3:10 to Yuma (Delmer Daves, 1957; James Mangold, 2007)

“Squeezin’ that watch ain’t gonna stop time.”

Plot Summary: After notorious outlaw Ben Wade (Glen Ford, Russell Crowe) is captured, a down-on-his-luck rancher, Dan Evans (Van Heflin, Christian Bale), escorts him to the town of Contention, where they hole up together in a hotel room and await the arrival of the 3:10 train to Yuma which is supposed to take Wade to jail.

Review:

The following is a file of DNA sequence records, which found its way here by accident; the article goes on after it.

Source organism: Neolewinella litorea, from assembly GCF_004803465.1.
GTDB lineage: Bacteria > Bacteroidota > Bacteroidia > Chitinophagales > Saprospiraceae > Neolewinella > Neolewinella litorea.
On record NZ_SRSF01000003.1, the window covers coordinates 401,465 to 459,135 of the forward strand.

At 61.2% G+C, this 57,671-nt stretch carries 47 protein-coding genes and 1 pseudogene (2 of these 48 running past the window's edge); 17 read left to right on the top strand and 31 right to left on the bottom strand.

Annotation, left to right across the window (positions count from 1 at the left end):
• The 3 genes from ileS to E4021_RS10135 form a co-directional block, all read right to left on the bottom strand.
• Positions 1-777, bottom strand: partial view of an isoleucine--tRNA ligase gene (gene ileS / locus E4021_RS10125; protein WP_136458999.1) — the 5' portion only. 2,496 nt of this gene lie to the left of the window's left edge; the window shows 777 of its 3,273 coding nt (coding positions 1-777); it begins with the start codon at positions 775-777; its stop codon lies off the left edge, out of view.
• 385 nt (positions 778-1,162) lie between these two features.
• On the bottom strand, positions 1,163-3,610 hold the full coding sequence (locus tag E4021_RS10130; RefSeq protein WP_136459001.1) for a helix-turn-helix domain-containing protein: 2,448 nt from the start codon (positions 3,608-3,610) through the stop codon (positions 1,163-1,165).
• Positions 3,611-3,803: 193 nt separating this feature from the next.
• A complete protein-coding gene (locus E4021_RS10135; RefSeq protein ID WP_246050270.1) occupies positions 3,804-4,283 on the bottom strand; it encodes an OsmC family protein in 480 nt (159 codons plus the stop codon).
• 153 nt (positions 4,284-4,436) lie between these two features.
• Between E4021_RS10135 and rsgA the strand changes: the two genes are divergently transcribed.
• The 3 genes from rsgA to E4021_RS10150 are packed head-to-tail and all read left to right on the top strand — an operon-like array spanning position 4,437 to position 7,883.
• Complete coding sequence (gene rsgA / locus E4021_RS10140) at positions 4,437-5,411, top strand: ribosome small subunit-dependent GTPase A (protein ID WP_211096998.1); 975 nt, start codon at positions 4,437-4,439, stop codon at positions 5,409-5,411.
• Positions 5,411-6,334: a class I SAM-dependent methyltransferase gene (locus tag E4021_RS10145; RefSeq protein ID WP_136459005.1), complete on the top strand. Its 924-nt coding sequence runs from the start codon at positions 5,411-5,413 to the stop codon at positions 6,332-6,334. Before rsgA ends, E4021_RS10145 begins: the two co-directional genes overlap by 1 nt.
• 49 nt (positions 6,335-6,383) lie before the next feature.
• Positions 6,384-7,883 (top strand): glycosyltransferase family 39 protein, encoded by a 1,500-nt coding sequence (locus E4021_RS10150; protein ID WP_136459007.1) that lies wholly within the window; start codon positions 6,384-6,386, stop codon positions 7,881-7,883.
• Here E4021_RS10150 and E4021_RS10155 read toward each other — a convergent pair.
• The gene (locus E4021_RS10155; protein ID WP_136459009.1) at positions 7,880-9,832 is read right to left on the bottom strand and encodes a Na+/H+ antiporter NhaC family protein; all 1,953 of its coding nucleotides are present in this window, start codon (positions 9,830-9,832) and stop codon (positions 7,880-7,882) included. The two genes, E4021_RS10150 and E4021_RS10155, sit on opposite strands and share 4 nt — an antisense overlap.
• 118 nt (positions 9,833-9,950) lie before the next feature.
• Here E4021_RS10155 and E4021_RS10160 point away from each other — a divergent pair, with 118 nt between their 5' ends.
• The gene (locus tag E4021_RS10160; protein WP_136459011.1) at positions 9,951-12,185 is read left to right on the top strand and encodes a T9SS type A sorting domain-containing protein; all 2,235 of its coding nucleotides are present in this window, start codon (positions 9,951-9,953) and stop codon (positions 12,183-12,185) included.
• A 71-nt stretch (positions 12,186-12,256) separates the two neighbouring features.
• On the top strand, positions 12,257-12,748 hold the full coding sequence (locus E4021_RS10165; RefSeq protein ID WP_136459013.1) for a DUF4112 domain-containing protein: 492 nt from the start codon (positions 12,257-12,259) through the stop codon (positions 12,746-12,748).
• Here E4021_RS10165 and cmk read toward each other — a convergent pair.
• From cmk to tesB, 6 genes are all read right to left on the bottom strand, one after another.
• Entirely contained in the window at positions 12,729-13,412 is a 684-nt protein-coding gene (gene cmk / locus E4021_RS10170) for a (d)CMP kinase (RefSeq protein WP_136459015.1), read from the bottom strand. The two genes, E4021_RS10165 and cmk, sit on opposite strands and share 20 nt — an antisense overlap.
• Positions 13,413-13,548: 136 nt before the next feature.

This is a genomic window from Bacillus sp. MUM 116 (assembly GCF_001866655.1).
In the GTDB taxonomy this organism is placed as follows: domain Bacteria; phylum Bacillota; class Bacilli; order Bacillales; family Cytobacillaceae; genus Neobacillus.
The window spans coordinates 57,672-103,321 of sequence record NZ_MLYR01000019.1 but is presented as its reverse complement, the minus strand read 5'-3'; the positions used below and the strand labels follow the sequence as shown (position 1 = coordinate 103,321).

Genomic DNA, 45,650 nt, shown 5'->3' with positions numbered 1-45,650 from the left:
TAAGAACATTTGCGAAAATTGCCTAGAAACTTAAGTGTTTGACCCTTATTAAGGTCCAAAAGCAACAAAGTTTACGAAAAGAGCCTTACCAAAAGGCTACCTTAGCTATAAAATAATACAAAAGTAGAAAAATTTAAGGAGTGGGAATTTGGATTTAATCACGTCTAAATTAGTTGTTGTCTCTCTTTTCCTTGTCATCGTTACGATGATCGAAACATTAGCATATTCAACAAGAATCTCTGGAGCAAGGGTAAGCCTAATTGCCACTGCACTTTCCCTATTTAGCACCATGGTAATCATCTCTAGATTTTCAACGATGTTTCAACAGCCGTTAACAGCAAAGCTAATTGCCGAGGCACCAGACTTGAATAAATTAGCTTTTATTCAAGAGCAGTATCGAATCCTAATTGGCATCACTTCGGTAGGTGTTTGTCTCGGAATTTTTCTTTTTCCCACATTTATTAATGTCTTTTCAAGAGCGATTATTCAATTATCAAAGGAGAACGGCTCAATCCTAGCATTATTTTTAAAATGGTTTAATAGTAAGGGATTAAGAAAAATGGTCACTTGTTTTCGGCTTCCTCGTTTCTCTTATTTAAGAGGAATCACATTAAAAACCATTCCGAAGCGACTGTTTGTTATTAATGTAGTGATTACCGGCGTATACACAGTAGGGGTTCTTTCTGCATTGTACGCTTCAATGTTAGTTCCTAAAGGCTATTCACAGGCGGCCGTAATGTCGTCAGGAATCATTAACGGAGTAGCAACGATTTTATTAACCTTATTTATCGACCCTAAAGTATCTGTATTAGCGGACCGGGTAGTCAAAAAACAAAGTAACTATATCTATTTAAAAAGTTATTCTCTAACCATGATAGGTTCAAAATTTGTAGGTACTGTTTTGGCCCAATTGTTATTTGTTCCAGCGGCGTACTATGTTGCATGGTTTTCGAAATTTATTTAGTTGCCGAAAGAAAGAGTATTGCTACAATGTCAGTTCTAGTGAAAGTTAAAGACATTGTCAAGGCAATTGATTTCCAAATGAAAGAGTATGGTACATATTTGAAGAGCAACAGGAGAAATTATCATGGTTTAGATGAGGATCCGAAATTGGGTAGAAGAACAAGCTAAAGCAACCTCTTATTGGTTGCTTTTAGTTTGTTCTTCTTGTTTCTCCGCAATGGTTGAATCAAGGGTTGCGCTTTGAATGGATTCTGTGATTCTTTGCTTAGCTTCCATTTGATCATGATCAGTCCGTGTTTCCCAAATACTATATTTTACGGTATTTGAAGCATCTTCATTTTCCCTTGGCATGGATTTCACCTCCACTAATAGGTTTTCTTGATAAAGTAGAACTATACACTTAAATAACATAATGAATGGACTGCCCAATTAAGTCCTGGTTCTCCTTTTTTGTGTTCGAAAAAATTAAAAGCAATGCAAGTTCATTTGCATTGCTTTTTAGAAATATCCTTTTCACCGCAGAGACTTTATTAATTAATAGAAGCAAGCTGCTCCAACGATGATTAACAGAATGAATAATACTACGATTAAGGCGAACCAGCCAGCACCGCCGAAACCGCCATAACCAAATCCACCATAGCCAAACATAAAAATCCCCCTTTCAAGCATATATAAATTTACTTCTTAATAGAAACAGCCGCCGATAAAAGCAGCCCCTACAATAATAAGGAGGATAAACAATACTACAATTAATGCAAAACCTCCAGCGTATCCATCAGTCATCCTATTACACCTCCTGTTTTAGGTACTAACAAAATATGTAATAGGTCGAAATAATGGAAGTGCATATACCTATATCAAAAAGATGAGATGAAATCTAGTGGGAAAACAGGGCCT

Whereas the original 1957 classic is a taut, economically directed, character driven suspense drama with an emphasis on the psychological battle of wits between Wade and Evans, the action-packed remake, which seems to have a bloody shootout every ten minutes, emphasizes gratuitous violence and gore over the central character conflict, resulting in a serious dilution of dramatic and psychological tension. After all, how can a compelling battle of wits be waged when the characters are continually ducking bullets? Half of the original takes place in the aptly named town of Contention, where Wade relentlessly goads Evans with cruel mind games about his poor financial condition and inability to properly take care of his family. As the minutes to the train’s arrival slowly tick away, the tense situation inside their sweltering, claustrophobic hotel room grows increasingly volatile, with fuel only being added to the fire when Wade’s henchmen start to gather menacingly on the street below, scattering the frightened townsfolk. The remake, on the other hand, takes a good deal longer to arrive at Contention because of the addition of several unnecessary scenes, including a violent encounter with savage Injuns, which do little other than pad the running time and increase the body count/violence quotient. The mounting suspense generated by the intense psychological battle of wits between Ford and Heflin in the original, which finally comes to a head in a climactic shootout, is far more compelling than the virtually non-stop series of shootouts/bloodlettings the remake offers. The remake also suffers from an unfortunate character change: here Evans has lost a leg in the Civil War. The problem is that Mangold tries to have it both ways: he wants to generate easy sympathy for Evans by showing him limping and falling down early in the film, but at the climax he needs the character to shoot, run and jump from rooftop to rooftop as if he were competing in a Wild West triathlon. Admittedly, the ending of the original is also disappointing (in both versions Wade’s climactic change of heart is far-fetched), but at least it didn’t insult its audience’s intelligent by turning a peg-legged man into a gun-slinging track and field star.

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